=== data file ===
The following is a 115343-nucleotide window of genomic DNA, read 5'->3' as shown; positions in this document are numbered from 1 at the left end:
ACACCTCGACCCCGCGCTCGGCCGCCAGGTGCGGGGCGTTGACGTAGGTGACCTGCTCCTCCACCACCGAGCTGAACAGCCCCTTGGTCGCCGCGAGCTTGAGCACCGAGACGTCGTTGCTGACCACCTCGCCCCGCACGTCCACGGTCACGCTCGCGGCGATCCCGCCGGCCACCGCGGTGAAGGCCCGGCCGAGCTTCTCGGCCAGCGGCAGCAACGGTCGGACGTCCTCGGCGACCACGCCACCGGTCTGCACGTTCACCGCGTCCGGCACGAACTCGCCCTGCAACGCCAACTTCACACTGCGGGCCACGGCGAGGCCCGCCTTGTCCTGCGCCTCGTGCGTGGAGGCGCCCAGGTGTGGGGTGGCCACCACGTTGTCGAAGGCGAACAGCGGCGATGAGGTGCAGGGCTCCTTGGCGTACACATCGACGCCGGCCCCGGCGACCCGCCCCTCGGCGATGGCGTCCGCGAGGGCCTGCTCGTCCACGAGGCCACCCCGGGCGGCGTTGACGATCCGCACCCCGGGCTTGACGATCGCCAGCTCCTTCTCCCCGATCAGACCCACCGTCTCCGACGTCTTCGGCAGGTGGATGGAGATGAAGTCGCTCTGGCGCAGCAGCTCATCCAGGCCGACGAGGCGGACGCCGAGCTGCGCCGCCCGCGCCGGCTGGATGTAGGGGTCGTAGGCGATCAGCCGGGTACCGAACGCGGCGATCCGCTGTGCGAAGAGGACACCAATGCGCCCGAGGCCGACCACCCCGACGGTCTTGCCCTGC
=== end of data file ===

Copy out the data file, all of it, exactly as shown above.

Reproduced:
The following is a 115343-nucleotide window of genomic DNA, read 5'->3' as shown; positions in this document are numbered from 1 at the left end:
ACACCTCGACCCCGCGCTCGGCCGCCAGGTGCGGGGCGTTGACGTAGGTGACCTGCTCCTCCACCACCGAGCTGAACAGCCCCTTGGTCGCCGCGAGCTTGAGCACCGAGACGTCGTTGCTGACCACCTCGCCCCGCACGTCCACGGTCACGCTCGCGGCGATCCCGCCGGCCACCGCGGTGAAGGCCCGGCCGAGCTTCTCGGCCAGCGGCAGCAACGGTCGGACGTCCTCGGCGACCACGCCACCGGTCTGCACGTTCACCGCGTCCGGCACGAACTCGCCCTGCAACGCCAACTTCACACTGCGGGCCACGGCGAGGCCCGCCTTGTCCTGCGCCTCGTGCGTGGAGGCGCCCAGGTGTGGGGTGGCCACCACGTTGTCGAAGGCGAACAGCGGCGATGAGGTGCAGGGCTCCTTGGCGTACACATCGACGCCGGCCCCGGCGACCCGCCCCTCGGCGATGGCGTCCGCGAGGGCCTGCTCGTCCACGAGGCCACCCCGGGCGGCGTTGACGATCCGCACCCCGGGCTTGACGATCGCCAGCTCCTTCTCCCCGATCAGACCCACCGTCTCCGACGTCTTCGGCAGGTGGATGGAGATGAAGTCGCTCTGGCGCAGCAGCTCATCCAGGCCGACGAGGCGGACGCCGAGCTGCGCCGCCCGCGCCGGCTGGATGTAGGGGTCGTAGGCGATCAGCCGGGTACCGAACGCGGCGATCCGCTGTGCGAAGAGGACACCAATGCGCCCGAGGCCGACCACCCCGACGGTCTTGCCCTGC